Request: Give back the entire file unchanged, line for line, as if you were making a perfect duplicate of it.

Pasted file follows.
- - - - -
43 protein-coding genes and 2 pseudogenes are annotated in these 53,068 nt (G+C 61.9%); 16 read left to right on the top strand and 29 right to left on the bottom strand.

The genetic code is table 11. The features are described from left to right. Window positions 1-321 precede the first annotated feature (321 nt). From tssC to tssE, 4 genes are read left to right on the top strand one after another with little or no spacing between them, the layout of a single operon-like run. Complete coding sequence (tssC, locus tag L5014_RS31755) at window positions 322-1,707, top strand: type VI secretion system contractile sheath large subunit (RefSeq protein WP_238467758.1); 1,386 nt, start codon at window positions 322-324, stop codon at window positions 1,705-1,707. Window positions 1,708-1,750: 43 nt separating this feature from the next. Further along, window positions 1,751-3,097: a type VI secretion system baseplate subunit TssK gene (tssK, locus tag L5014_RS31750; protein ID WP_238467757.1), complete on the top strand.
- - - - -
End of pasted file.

43 protein-coding genes and 2 pseudogenes are annotated in these 53,068 nt (G+C 61.9%); 16 read left to right on the top strand and 29 right to left on the bottom strand.

The genetic code is table 11. The features are described from left to right. Window positions 1-321 precede the first annotated feature (321 nt). From tssC to tssE, 4 genes are read left to right on the top strand one after another with little or no spacing between them, the layout of a single operon-like run. Complete coding sequence (tssC, locus tag L5014_RS31755) at window positions 322-1,707, top strand: type VI secretion system contractile sheath large subunit (RefSeq protein WP_238467758.1); 1,386 nt, start codon at window positions 322-324, stop codon at window positions 1,705-1,707. Window positions 1,708-1,750: 43 nt separating this feature from the next. Further along, window positions 1,751-3,097: a type VI secretion system baseplate subunit TssK gene (tssK, locus tag L5014_RS31750; protein ID WP_238467757.1), complete on the top strand.